Bush says, `Good riddance -- the world is better off'

He revels in capture, eagerly adds it to list of his term's achievements

The Capture Of Saddam Hussein

December 16, 2003|By David L. Greene | David L. Greene,SUN NATIONAL STAFF

WASHINGTON - A buoyant President Bush bid "good riddance" to Saddam Hussein yesterday and sounded eager to ride momentum from Hussein's capture into next year's election, saying he looked forward to defending his foreign policy against critics.

Holding a year-end news conference at the White House about 48 hours after Hussein was captured near his hometown of Tikrit, Bush was asked whether he had a personal message for Iraq's former dictator.

"Good riddance - the world is better off without you, Mr. Saddam Hussein," the president replied. "I find it very interesting that when the heat got on, you dug yourself a hole and you crawled in it. And our brave troops, combined with good intelligence, found you."

Bush, who had appeared subdued Sunday in a three-minute speech about the capture, was far more expansive yesterday in a news conference that lasted 48 minutes and was dominated by Hussein and Iraq.

He hailed an "achievement" that he said "comes at the end of an extraordinary year for our country - abroad and here at home."

Eleven months before the presidential election, Bush has enjoyed a boost from a resurgent economy. In addition, Hussein's capture has made it harder, at least for now, for critics to attack another perceived vulnerability: the president's handling of the Iraq war and its aftermath.

Basking in the moment, Bush began his session with reporters by ticking off what he called his recent achievements, foreign and domestic. His list included reform of Medicare, the improvement of forest care and the outlawing of a procedure that opponents call "partial-birth abortion." He took credit for "robust growth" in the economy.

"I want to thank the Congress for passing my jobs and growth package - which is doing just what it was supposed to do," Bush said of the tax cuts he championed.

Under his leadership, Bush asserted, the U.S. military is continuing an "offensive against terrorist enemies around the world." He said he was eager to defend his decision to invade Iraq, as well as his broader drive against terrorism.

"I look forward to the debate," he said. "I look forward to making my case to the American people about why America is more secure today, based upon the decisions that I've made."

The president was careful not to engage in outright gloating over Hussein's capture or to reveal any personal pride in it. That was so even though Hussein is someone Bush has condemned as a murderous dictator, a man his father waged a war against as president and someone who, Bush has said, tried to assassinate his father.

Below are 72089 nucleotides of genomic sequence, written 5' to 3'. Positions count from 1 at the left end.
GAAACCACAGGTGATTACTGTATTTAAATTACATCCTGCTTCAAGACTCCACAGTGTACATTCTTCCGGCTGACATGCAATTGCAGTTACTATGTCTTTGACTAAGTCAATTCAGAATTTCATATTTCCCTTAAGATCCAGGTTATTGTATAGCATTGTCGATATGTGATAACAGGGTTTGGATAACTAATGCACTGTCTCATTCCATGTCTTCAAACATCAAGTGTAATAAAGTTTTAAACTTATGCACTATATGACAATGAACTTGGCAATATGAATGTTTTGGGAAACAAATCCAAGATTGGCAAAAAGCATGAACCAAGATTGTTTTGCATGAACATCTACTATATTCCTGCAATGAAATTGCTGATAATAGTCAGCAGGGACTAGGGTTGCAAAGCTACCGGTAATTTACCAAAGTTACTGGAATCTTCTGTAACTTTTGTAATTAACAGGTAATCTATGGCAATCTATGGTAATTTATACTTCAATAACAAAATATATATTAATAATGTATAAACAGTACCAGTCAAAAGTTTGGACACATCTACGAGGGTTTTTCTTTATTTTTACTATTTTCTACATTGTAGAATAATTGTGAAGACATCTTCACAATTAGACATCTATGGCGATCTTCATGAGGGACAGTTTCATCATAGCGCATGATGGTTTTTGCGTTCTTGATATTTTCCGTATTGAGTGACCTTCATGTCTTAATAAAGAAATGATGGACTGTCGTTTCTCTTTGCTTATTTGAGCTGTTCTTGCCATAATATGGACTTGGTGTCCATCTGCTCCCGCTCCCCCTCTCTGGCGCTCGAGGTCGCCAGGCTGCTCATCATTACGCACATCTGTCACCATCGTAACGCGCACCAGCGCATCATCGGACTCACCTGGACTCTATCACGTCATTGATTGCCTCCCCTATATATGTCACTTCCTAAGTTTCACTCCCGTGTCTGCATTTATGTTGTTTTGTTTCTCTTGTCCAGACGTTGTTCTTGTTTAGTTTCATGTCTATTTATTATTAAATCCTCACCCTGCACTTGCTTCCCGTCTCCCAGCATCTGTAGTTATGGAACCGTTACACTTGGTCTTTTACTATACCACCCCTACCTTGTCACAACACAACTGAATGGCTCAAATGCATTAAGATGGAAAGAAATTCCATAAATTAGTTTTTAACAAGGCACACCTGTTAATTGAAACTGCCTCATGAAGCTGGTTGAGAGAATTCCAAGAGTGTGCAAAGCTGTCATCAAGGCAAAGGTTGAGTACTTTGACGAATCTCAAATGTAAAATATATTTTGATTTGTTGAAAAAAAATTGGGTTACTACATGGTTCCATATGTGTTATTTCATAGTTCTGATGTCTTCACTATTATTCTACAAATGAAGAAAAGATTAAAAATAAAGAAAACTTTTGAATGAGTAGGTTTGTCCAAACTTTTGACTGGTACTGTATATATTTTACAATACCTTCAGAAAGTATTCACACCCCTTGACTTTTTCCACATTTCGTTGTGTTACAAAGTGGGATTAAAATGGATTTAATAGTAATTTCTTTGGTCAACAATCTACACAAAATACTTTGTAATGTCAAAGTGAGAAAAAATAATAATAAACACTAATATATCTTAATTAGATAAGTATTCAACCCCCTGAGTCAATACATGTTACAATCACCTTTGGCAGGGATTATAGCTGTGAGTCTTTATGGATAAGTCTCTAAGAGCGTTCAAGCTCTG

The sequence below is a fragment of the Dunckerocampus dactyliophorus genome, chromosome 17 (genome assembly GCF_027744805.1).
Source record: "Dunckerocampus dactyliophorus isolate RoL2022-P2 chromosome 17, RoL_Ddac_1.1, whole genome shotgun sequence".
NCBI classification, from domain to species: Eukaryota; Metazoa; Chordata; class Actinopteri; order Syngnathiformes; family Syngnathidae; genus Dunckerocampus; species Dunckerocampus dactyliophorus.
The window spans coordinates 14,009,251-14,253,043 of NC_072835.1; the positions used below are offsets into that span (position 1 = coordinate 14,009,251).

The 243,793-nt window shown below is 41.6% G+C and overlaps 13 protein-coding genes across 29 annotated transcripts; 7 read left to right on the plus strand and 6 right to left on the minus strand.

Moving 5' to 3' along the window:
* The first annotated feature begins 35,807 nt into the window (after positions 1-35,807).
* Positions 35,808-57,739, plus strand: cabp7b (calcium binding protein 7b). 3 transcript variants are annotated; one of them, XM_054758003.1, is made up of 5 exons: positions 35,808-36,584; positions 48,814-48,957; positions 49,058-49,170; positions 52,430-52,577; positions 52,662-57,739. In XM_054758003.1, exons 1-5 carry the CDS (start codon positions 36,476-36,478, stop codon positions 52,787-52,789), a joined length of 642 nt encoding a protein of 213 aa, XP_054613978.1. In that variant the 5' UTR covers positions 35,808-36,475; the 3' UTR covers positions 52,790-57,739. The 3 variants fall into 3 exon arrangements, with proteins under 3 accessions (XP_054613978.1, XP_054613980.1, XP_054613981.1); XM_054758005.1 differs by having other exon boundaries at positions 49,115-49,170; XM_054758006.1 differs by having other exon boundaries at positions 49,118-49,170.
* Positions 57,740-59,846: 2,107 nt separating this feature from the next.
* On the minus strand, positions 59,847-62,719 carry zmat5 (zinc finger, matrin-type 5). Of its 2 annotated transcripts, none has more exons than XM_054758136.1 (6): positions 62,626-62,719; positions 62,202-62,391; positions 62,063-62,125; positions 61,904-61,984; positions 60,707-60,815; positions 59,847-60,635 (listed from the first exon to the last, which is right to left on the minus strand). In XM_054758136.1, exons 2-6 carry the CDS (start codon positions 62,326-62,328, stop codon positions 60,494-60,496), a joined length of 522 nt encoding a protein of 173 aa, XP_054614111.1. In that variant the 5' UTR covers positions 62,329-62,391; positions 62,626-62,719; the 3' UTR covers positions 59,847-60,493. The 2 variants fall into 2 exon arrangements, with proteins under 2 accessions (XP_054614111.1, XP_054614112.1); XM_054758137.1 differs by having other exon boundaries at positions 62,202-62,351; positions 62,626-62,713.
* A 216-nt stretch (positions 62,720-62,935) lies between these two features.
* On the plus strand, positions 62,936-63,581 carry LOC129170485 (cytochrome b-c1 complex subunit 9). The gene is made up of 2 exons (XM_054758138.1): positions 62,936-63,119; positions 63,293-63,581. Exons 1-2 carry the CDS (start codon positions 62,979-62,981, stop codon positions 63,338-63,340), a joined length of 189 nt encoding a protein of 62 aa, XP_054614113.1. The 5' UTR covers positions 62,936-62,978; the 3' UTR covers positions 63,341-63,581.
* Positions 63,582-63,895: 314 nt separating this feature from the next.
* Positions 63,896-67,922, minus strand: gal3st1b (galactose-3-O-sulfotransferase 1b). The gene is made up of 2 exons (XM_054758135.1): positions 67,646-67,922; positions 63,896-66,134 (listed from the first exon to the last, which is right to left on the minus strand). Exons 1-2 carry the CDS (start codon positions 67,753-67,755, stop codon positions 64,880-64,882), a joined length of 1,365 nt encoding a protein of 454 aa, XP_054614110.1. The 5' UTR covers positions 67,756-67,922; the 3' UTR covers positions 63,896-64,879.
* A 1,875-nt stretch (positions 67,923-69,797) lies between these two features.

Bush said he received a call from his father Sunday morning, after news of the capture had been made public. "He just said, `Congratulations, it's a great day for the country,'" Bush recalled.

He said he envisioned a trial for Hussein that would be regarded internationally as fair and just. But he did not hide his conviction that Hussein inflicted atrocities on innocent Iraqis: "He murdered them, he gassed them, he tortured them, he had rape rooms."

Initially, the president's poll numbers rose little with the improving economy. The coming weeks will tell whether he received a sustained boost from Hussein's arrest.

His approval ratings had been lingering just above 50 percent, though an ABC News-Washington Post poll taken Sunday, after news broke of Hussein's capture, showed Bush with a 57 percent rating, up 4 points from last week.

Yesterday, the president stuck to a tactic he has employed for months: He insisted that now was not yet the time for politics, while sounding every bit the politician who can proudly enumerate his accomplishments. At the same time, Bush has been holding fund-raisers, often several a week. And he has raised more than $100 million for his campaign, a record for the presidential primary season.

At one point, Bush seemed to restrain his disgust when asked about his Democratic rival Howard Dean's recent mention of a "theory" that Bush had advance knowledge of the Sept. 11 terrorist attacks.

"There's time for politics," Bush said, before pursing his lips and weighing his words. "There's time for politics, and I - it's an absurd insinuation."

The president made clear again that he plans to harness the memory of 9/11 - often - in justifying his foreign policy.

Asked about nations that opposed the war in Iraq, Bush said the Sept. 11 attacks "changed the equation" and forced the United States to deal with threats differently than in the past.

Asked whether he was coordinating efforts in Iraq in a way that would help him win re-election, Bush said no. He then added: "I've got a solemn duty to do everything I can to protect the American people. I will never forget the lessons of September the 11th, 2001."

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